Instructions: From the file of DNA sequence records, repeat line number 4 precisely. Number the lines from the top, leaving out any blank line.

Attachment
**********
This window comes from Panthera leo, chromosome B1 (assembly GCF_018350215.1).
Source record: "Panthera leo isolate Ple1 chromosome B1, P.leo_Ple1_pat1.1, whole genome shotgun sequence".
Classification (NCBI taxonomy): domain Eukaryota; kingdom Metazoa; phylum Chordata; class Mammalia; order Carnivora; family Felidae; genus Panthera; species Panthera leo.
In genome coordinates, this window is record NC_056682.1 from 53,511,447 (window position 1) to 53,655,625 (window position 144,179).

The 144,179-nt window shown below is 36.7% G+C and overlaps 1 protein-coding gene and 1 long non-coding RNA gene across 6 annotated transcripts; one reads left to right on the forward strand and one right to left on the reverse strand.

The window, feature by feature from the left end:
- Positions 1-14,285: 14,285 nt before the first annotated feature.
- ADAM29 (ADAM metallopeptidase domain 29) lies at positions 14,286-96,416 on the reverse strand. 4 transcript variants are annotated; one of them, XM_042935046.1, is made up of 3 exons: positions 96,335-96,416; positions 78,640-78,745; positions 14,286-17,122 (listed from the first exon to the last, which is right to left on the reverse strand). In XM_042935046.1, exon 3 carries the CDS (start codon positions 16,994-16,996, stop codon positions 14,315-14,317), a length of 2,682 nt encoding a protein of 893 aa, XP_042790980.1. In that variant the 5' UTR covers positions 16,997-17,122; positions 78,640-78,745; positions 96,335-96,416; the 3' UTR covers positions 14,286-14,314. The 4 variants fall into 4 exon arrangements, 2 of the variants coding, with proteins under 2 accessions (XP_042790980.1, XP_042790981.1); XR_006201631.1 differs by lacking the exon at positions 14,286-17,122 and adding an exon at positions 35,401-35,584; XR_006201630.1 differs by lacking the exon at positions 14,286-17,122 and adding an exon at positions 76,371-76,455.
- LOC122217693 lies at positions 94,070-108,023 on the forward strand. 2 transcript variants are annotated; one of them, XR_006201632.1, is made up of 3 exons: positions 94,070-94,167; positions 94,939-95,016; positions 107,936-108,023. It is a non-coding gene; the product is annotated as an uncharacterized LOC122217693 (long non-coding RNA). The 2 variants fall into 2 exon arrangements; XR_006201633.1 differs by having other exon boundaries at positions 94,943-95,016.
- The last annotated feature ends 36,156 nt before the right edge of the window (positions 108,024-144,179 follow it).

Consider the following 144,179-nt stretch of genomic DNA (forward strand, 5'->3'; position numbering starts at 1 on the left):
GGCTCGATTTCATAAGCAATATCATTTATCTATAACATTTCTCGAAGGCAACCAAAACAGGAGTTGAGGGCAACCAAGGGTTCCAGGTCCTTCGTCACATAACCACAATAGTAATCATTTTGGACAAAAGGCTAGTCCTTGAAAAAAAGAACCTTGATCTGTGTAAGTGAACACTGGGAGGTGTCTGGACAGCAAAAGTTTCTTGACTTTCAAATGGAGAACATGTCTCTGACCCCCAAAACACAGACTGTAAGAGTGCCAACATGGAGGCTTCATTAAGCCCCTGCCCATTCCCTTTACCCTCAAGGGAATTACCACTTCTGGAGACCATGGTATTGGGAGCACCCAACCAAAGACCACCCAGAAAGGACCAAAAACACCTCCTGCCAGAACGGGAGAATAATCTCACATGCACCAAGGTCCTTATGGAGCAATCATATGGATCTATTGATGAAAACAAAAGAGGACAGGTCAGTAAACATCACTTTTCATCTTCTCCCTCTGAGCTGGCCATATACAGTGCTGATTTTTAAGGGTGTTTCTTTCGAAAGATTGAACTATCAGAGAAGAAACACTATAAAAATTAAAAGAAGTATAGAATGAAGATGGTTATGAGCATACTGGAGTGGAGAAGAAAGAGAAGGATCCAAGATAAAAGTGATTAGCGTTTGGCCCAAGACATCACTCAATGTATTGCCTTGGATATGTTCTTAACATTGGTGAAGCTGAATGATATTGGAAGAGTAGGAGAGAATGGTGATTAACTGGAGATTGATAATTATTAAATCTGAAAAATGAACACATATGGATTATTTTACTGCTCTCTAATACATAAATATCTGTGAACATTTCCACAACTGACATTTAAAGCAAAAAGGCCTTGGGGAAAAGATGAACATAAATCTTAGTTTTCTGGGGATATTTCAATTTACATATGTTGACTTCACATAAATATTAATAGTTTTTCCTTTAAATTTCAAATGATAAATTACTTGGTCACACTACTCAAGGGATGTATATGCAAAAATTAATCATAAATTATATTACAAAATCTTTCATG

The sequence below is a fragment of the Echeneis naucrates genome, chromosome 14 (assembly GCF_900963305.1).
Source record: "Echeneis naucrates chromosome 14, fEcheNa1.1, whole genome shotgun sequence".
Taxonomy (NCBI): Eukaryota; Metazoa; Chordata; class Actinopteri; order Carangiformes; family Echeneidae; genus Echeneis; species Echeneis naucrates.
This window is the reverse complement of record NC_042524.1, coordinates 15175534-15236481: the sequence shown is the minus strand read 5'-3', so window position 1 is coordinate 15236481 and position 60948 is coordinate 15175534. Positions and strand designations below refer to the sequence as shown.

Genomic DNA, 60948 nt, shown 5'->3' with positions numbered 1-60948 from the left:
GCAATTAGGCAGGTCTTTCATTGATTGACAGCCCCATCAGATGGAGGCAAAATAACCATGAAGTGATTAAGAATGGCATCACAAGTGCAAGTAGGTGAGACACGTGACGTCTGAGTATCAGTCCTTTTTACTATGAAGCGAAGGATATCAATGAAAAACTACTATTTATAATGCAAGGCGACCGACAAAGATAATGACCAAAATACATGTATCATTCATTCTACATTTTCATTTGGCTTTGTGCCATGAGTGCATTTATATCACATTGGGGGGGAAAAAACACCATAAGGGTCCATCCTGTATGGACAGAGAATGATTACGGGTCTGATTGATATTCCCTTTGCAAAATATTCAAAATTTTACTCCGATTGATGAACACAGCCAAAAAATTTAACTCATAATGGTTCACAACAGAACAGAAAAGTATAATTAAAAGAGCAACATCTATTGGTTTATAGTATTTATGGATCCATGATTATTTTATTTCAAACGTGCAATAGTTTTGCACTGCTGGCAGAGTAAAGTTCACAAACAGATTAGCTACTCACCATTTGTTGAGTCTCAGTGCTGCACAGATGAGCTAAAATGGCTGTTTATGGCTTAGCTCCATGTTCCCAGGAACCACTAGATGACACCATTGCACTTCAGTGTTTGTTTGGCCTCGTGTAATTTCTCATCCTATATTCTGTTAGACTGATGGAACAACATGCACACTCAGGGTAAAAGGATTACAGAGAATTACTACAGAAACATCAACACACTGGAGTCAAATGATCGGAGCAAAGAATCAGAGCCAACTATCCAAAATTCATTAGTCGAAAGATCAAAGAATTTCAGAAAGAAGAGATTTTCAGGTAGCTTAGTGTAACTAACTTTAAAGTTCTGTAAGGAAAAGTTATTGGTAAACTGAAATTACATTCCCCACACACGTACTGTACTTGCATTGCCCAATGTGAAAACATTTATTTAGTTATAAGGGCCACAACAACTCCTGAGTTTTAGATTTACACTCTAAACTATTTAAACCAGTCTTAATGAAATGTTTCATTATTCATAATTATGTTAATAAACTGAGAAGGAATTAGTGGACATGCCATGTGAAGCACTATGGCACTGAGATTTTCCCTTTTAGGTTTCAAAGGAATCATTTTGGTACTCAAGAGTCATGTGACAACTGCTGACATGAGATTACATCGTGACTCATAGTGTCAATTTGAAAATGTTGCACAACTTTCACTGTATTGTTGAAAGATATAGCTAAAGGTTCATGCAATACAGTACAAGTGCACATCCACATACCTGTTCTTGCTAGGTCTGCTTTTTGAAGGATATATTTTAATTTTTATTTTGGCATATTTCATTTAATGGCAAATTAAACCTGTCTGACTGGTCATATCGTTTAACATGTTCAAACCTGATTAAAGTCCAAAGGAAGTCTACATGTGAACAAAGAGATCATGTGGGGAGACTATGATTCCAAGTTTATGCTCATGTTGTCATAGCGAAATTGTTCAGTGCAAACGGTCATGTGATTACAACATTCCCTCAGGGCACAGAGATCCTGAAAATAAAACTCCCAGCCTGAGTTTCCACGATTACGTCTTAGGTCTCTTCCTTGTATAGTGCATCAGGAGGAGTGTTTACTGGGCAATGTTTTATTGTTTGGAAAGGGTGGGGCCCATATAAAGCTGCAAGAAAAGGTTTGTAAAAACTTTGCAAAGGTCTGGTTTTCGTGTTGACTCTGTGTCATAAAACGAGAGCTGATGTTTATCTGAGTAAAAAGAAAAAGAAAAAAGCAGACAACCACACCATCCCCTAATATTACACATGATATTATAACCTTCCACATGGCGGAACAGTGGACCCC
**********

In genome coordinates, this window is record NC_056682.1 from 53,511,447 (window position 1) to 53,655,625 (window position 144,179).